British Columbia

Former Vancouver mayor Kennedy Stewart awarded $100K to cover cost of fighting NPA defamation case

Judge rules the defamation case brought against Stewart by former political rivals in the NPA was a "strategic lawsuit against public participation" or SLAPP suit.

Judge rules defamation case brought against Stewart by former political rivals was a SLAPP suit

A white man with slicked-back black hair is pictured in profile.
Former Vancouver mayor Kennedy Stewart has been awarded full costs of more than $100,000 incurred fighting a lawsuit brought by his former political rivals in the NPA. (Ben Nelms/CBC)

A B.C. judge has ruled former Vancouver mayor Kennedy Stewart can recover the expenditure of more than $100,000 in legal costs related to a failed defamation case launched by political rivals in the once-dominant Non-Partisan Association.

B.C. Supreme Court Justice Wendy Baker said in her March 20 ruling that the defamation case against Stewart by current and former members of the NPA's board of directors was a "strategic lawsuit against public participation," or a SLAPP suit.

A SLAPP lawsuit is a legal manoeuvre often used by the rich and powerful to intimidate, silence and/or bankrupt opponents. In 2019, B.C. passed anti-SLAPP legislation aimed at ensuring the protection of free public debate.

The NPA plaintiffs listed in the suit are David Mawhinney, Christopher Wilson, David Pasin, Phyllis Tang, Angelo Isidorou, Federico Fuoco and Wesley Mussio.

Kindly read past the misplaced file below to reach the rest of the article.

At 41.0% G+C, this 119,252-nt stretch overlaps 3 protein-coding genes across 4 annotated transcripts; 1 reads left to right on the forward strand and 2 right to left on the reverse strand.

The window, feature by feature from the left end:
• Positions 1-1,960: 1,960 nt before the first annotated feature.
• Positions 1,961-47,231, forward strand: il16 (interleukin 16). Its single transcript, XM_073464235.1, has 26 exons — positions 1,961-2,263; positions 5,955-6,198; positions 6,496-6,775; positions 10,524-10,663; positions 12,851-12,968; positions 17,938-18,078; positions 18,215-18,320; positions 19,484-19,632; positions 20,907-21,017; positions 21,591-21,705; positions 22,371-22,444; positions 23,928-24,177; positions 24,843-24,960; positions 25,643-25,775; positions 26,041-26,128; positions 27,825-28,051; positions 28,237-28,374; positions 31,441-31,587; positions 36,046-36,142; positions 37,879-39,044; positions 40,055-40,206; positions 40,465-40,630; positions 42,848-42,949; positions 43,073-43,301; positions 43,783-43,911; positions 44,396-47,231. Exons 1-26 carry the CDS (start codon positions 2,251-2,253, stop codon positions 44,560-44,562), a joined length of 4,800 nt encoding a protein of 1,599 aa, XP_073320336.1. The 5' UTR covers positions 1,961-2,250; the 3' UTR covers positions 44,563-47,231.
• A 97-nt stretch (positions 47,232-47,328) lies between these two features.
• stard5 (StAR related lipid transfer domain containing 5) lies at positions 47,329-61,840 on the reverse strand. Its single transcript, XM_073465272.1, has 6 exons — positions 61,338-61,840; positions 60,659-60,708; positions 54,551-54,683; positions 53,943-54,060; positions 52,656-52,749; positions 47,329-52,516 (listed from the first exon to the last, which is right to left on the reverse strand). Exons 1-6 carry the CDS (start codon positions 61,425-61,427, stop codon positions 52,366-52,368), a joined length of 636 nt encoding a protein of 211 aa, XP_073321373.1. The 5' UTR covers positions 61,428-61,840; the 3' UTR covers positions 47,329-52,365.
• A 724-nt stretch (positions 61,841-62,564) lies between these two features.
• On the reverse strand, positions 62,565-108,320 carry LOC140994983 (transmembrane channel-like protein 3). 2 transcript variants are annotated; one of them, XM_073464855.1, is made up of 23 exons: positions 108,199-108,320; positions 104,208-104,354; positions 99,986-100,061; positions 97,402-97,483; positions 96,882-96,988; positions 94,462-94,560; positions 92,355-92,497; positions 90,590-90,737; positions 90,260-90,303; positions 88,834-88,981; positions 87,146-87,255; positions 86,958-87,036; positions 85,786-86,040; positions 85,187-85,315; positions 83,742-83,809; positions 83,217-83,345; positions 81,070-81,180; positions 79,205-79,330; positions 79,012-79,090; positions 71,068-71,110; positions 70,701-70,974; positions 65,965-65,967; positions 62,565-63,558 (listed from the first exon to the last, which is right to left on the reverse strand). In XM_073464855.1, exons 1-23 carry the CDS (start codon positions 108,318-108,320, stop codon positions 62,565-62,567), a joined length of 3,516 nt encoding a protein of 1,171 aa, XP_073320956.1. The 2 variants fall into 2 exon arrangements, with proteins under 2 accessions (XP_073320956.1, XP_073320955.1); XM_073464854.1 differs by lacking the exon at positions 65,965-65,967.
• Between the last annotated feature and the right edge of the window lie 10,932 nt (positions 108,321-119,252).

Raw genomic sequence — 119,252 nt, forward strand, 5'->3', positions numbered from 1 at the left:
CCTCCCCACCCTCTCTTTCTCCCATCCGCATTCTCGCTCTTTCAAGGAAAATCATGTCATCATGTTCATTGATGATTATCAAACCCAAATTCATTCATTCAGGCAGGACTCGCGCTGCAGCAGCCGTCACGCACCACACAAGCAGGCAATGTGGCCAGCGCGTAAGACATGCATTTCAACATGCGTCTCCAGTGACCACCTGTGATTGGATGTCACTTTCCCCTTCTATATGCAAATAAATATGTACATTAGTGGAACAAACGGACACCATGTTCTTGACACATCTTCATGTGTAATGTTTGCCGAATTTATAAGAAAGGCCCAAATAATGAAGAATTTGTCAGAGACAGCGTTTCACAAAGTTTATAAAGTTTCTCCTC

They sued Stewart after he issued a news release in January 2021 denouncing "hate and extremism'' in the NPA in response to media reports on the party's internal turmoil over an ideological shift to the right.

Baker's judgment says the defamation claims had "substantial merit,'' but found Stewart's statements "were not made with malice, and that Mr. Stewart was responding to news articles which had already put into the public arena the alleged hateful views of the NPA board."

Baker said the NPA board members also tried to strategically and inappropriately disqualify Stewart's lawyers from the case, increasing his legal costs. 

The ruling says Stewart wanted damages, arguing the lawsuit was filed in bad faith for an improper purpose, but Baker said that awarding full costs addresses any harm the case may have caused. 

with files from CBC News